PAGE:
A great example of this more personalized bio can be seen with indie pop artist Maude Latour:
It's not a polished sample musician bio, but it does give you a keen sense of who she is and what she stands for. This short artist bio also aligns well with her brand as a creative tell-all songwriter, spilling confessional lyrics throughout her alt-pop sound.
4. Include Similar Artists
If you're just starting out, you might not be playing shows or have a lot of new songs to talk about in your music bio. When in doubt, include more recognizable artists within your bio to draw in like-minded listeners. This can make it easier for you to target a specific audience and cultivate a more dedicated fanbase.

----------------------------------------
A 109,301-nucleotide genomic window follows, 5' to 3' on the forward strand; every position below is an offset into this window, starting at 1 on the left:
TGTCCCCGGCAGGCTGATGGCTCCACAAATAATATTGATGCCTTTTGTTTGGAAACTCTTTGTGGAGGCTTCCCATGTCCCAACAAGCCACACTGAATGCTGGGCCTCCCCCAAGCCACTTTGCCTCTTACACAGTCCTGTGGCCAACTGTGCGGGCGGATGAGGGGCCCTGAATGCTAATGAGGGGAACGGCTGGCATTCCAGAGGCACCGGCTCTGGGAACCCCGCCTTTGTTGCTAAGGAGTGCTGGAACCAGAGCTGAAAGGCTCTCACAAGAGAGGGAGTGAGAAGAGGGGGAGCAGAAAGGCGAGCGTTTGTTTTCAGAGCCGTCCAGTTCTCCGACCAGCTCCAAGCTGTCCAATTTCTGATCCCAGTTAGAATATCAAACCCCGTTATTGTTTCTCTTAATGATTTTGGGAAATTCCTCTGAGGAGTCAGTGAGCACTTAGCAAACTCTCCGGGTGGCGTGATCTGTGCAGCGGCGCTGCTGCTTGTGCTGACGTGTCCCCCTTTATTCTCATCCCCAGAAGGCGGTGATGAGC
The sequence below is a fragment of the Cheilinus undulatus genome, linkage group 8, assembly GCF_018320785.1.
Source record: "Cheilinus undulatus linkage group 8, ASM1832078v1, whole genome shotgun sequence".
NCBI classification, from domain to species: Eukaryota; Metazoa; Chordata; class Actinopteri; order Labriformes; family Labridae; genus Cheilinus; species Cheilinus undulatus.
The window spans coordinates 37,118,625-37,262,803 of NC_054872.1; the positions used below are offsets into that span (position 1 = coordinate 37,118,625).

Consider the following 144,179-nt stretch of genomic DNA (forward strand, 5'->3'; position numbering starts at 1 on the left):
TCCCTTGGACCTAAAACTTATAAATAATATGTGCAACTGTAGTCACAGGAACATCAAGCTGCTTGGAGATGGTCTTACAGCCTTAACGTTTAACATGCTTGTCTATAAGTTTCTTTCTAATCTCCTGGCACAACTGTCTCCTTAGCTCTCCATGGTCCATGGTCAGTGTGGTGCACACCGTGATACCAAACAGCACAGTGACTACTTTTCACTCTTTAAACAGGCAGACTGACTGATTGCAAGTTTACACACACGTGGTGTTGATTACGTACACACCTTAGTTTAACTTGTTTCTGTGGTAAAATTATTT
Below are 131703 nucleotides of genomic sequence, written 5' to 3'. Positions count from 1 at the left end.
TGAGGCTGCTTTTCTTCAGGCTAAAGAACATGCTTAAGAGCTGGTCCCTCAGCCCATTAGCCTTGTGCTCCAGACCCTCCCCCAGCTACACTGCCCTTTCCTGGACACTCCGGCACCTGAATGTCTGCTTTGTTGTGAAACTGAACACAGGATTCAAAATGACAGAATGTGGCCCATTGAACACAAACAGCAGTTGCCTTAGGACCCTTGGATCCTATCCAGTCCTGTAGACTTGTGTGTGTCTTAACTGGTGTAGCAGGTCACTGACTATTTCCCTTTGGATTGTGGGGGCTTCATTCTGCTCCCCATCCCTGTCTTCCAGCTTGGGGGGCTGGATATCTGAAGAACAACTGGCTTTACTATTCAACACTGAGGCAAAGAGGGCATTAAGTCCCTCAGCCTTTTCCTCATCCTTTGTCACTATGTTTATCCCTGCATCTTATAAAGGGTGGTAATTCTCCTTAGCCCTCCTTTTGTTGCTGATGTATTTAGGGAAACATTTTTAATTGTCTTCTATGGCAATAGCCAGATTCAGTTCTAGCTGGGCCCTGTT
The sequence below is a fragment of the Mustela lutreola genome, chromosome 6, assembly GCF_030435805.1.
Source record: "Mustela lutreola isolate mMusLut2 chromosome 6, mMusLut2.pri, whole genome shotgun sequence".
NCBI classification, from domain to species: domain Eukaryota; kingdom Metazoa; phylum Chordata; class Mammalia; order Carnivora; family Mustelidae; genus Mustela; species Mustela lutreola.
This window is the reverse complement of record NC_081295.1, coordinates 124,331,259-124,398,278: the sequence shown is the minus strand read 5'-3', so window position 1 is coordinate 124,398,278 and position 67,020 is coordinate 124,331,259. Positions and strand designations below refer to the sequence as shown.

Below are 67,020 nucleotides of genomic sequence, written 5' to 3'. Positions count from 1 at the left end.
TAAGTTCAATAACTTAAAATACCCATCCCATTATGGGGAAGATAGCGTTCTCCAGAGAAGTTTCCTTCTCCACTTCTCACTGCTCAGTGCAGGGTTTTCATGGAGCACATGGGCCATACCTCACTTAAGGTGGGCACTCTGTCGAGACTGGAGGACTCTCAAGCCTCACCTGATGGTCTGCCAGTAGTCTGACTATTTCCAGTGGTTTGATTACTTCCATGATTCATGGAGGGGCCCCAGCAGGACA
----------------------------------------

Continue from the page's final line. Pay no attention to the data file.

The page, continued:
It also makes it easier for blogs to cover your creations, since positioning your tracks appropriately will be easy. Spotify also links out directly to mentioned artists, making it easy for your listeners to trace your references.
5. Keep Your Bio Up To Date
Within your bio, you can share news to build anticipation surrounding your release. Be sure to mention any notable music videos, upcoming tours, or a few notes on what your latest album means to you as an artist.
Your artist bio page should stay current with mentions of new material with every release. The mention can be brief, but including it gives listeners a reason to dive back into your discography, which is the ultimate goal of any piece of music press.
6. Include Some Press Quotes and Accomplishments